The group helped convince the city to fund weekend hours at the nearby Community Day Center; and this fall, the Bristol Lodge men’s shelter announced it would stay open all day throughout the winter.

Waltham isn’t the only community that has responded to demands by advocates and people experiencing homelessness for more and better services that go beyond basic shelter.

And some of those communities are finding creative solutions.

In Brockton, the city’s main shelter provider commandeered a YMCA to house people at the peak of infections, and is now converting a hotel into permanent housing.

In Cambridge city officials recently signed off on a new shelter site, overseen by state officials, and agreed to fund the city’s first 24-hour warming station.

Jim Stewart runs the First Church shelter in Harvard Square, and says those changes came because the community stood up for itself.

“It’s not very compelling just to have some loud-mouthed activist provider like myself saying you gotta do this, you gotta do that,” Stewart said. “First and foremost, it’s a recognition of needs that these poor and homeless people identified for themselves.”

The COVID-19 crisis has, in some cases, opened doors to state services for people who were qualified but not enrolled, says Keith Wales, homeless outreach director for Elliot Community Human Services, which contracts with the state to enroll people.

Before the coronavirus, Wales says, he spent much of his time simply trying to find the people his organization serves.

But state quarantine sites, especially for people who would otherwise be homeless, have created gathering spots where Wales and his team have been able to locate and enroll hundreds more clients in state mental health, counseling and housing programs.

“We have an opportunity to engage these folks that wind up at these sites secondary to their COVID diagnosis,” Wales said.

Justi Godoy (l) and Becky Sheble-Hall (r) stand inside the First Parish Church in Waltham, Mass. on January 27, 2021. Godoy and Sheble-Hall are Chaplains who started The Coalition for Unhoused Waltham.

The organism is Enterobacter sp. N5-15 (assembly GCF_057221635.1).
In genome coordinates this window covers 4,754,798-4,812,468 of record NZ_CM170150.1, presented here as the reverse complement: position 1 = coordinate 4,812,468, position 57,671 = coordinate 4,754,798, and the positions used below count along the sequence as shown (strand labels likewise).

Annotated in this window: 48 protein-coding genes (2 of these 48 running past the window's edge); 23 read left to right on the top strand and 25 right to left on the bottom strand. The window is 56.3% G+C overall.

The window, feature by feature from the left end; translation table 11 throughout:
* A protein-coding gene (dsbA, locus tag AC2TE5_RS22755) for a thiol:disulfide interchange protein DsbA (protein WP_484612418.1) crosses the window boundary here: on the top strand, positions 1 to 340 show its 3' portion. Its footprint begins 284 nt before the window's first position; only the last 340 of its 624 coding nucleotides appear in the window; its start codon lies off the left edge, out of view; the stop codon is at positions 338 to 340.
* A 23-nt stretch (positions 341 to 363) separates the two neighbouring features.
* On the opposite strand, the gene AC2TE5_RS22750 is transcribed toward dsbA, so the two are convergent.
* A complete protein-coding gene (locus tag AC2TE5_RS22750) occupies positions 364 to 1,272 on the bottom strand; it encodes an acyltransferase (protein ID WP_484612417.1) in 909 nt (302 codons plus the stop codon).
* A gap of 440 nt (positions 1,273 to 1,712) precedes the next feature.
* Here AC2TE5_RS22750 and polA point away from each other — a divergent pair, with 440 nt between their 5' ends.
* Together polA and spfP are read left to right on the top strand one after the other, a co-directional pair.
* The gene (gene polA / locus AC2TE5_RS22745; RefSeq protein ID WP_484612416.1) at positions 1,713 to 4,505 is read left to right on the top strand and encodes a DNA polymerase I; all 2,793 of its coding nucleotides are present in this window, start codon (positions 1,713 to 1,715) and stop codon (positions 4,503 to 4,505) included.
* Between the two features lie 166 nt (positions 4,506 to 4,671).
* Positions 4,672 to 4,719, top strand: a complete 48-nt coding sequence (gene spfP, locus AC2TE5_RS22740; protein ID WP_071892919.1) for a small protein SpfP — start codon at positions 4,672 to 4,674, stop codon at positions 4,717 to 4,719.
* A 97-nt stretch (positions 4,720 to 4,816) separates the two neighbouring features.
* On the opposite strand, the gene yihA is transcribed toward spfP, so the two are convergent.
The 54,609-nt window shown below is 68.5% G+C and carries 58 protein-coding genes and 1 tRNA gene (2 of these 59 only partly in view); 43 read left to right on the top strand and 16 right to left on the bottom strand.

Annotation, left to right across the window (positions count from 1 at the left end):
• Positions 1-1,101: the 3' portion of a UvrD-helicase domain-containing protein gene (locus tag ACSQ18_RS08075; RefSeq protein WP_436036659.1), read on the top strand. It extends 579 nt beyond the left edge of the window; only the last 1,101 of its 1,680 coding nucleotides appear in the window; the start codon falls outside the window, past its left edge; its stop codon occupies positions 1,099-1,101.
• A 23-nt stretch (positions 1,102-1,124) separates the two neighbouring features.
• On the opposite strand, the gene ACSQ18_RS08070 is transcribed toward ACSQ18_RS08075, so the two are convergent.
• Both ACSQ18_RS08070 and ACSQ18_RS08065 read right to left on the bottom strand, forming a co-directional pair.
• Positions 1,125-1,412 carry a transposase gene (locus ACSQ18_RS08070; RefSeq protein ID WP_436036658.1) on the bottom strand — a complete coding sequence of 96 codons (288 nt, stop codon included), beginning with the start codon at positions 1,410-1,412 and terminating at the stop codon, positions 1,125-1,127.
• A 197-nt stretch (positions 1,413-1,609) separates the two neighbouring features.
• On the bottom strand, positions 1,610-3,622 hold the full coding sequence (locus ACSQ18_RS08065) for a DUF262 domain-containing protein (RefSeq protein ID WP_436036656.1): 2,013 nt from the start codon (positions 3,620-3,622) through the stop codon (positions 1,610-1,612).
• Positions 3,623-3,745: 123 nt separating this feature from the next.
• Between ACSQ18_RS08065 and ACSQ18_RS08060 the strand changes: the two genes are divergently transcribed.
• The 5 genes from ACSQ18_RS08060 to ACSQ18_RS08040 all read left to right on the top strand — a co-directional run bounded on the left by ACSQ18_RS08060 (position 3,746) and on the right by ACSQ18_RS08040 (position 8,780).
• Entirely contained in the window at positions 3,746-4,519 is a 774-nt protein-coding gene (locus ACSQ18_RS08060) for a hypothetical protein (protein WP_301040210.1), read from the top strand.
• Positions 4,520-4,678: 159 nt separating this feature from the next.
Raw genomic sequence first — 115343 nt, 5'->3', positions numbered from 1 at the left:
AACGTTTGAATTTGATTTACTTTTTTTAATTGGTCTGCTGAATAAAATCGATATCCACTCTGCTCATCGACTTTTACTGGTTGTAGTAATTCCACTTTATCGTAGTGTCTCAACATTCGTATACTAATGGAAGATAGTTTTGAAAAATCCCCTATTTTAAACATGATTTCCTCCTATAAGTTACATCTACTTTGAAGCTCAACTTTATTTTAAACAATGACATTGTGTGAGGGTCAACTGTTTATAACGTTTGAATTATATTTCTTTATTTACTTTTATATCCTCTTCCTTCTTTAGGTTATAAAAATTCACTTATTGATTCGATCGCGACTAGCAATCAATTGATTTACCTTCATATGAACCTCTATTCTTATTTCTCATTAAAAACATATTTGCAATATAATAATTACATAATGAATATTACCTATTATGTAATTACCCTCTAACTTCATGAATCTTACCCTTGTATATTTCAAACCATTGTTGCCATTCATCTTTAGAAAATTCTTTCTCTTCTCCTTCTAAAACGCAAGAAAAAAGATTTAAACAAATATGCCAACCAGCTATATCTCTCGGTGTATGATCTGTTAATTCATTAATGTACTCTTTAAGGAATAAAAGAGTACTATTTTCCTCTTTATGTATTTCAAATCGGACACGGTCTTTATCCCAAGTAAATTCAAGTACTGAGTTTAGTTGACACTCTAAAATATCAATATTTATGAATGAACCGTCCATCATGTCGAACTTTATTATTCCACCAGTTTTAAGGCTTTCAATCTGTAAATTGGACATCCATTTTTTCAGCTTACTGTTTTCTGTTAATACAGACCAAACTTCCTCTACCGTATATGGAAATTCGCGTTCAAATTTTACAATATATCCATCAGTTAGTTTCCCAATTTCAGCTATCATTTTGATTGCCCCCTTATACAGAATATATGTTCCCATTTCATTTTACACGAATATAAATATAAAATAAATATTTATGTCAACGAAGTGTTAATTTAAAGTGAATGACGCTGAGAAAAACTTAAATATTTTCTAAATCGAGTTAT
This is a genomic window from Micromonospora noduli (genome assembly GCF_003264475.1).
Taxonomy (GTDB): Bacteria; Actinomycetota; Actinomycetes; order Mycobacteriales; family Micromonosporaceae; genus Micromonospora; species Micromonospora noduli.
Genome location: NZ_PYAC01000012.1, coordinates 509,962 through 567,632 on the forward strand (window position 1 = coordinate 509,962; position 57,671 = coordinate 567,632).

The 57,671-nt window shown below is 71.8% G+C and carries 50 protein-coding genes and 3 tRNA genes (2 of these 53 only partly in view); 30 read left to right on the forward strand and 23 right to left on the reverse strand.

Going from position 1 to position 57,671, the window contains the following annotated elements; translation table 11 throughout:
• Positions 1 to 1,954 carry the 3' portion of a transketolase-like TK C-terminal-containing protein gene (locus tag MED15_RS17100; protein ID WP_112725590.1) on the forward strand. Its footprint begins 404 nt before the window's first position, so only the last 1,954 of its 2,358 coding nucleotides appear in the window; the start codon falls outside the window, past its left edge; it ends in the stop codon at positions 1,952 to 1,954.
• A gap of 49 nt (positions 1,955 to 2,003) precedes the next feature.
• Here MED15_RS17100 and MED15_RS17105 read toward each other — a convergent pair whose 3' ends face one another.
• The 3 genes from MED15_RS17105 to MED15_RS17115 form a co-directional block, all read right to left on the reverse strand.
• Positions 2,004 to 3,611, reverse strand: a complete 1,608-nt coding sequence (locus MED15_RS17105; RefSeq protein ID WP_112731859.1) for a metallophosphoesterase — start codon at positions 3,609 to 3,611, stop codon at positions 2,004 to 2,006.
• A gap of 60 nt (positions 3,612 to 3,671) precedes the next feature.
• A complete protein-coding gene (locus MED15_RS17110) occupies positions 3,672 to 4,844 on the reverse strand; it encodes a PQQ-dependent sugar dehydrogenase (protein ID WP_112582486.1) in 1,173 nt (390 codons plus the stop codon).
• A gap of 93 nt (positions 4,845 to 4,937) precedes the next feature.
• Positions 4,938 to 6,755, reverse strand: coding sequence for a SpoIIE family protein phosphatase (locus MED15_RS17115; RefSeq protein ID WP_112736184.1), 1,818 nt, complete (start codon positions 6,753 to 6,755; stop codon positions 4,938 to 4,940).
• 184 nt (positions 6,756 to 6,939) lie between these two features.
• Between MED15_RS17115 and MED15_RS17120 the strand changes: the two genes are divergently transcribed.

Meredith Nierman GBH News

Patrick McCarthy and the others at the leadership meeting in Waltham are moving on to their next challenge: securing MBTA passes that could be shared among anyone homeless in Waltham.

All share the goal, but an awkward tension arises as they discuss who, exactly, would be responsible for making sure a limited number of MBTA passes were being returned and shared equitably.

To McCarthy, the answer seems clear: The chaplains should hold the cards, he says, because it will be harder for the homeless participants to keep track of them.

But the chaplains push back. They take very seriously the idea that it should be those experiencing homelessness leading the group, and they don’t want to be seen as being “in charge” of anything, including the T passes.

Eventually, the group decides to table the issue, especially since they haven’t actually secured any passes yet, or figured out how they’d pay for them.

It’s difficult work, fighting for services from the ground up, but the group is proud of what they’ve achieved so far. It’s slow progress — but it’s theirs.